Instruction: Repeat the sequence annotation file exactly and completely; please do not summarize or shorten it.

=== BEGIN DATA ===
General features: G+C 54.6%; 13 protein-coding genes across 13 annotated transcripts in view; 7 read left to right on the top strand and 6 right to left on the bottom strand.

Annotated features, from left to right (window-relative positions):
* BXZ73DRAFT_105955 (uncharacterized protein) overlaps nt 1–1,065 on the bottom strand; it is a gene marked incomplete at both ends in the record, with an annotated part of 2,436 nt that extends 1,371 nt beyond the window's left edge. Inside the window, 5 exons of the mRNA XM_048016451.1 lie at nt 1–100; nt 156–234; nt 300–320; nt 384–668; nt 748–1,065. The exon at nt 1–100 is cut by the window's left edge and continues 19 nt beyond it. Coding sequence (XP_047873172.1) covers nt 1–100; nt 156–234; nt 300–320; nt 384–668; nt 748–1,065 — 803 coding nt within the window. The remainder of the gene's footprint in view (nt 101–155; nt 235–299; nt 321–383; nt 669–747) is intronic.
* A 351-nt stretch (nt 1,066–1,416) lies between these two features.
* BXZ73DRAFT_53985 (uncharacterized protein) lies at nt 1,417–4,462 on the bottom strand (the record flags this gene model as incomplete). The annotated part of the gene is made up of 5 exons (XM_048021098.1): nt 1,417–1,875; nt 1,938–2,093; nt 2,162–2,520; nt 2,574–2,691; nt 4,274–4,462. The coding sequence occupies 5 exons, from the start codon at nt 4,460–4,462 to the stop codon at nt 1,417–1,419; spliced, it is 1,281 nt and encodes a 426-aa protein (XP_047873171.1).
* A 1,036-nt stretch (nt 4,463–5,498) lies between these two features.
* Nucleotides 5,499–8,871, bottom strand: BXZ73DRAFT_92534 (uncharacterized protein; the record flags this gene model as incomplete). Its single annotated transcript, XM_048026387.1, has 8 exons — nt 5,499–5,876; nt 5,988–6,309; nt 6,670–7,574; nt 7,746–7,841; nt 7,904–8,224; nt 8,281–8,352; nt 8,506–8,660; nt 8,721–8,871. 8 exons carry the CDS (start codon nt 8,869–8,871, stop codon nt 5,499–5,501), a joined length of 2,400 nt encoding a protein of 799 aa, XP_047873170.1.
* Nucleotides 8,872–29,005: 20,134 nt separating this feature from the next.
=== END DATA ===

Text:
General features: G+C 54.6%; 13 protein-coding genes across 13 annotated transcripts in view; 7 read left to right on the top strand and 6 right to left on the bottom strand.

Annotated features, from left to right (window-relative positions):
* BXZ73DRAFT_105955 (uncharacterized protein) overlaps nt 1–1,065 on the bottom strand; it is a gene marked incomplete at both ends in the record, with an annotated part of 2,436 nt that extends 1,371 nt beyond the window's left edge. Inside the window, 5 exons of the mRNA XM_048016451.1 lie at nt 1–100; nt 156–234; nt 300–320; nt 384–668; nt 748–1,065. The exon at nt 1–100 is cut by the window's left edge and continues 19 nt beyond it. Coding sequence (XP_047873172.1) covers nt 1–100; nt 156–234; nt 300–320; nt 384–668; nt 748–1,065 — 803 coding nt within the window. The remainder of the gene's footprint in view (nt 101–155; nt 235–299; nt 321–383; nt 669–747) is intronic.
* A 351-nt stretch (nt 1,066–1,416) lies between these two features.
* BXZ73DRAFT_53985 (uncharacterized protein) lies at nt 1,417–4,462 on the bottom strand (the record flags this gene model as incomplete). The annotated part of the gene is made up of 5 exons (XM_048021098.1): nt 1,417–1,875; nt 1,938–2,093; nt 2,162–2,520; nt 2,574–2,691; nt 4,274–4,462. The coding sequence occupies 5 exons, from the start codon at nt 4,460–4,462 to the stop codon at nt 1,417–1,419; spliced, it is 1,281 nt and encodes a 426-aa protein (XP_047873171.1).
* A 1,036-nt stretch (nt 4,463–5,498) lies between these two features.
* Nucleotides 5,499–8,871, bottom strand: BXZ73DRAFT_92534 (uncharacterized protein; the record flags this gene model as incomplete). Its single annotated transcript, XM_048026387.1, has 8 exons — nt 5,499–5,876; nt 5,988–6,309; nt 6,670–7,574; nt 7,746–7,841; nt 7,904–8,224; nt 8,281–8,352; nt 8,506–8,660; nt 8,721–8,871. 8 exons carry the CDS (start codon nt 8,869–8,871, stop codon nt 5,499–5,501), a joined length of 2,400 nt encoding a protein of 799 aa, XP_047873170.1.
* Nucleotides 8,872–29,005: 20,134 nt separating this feature from the next.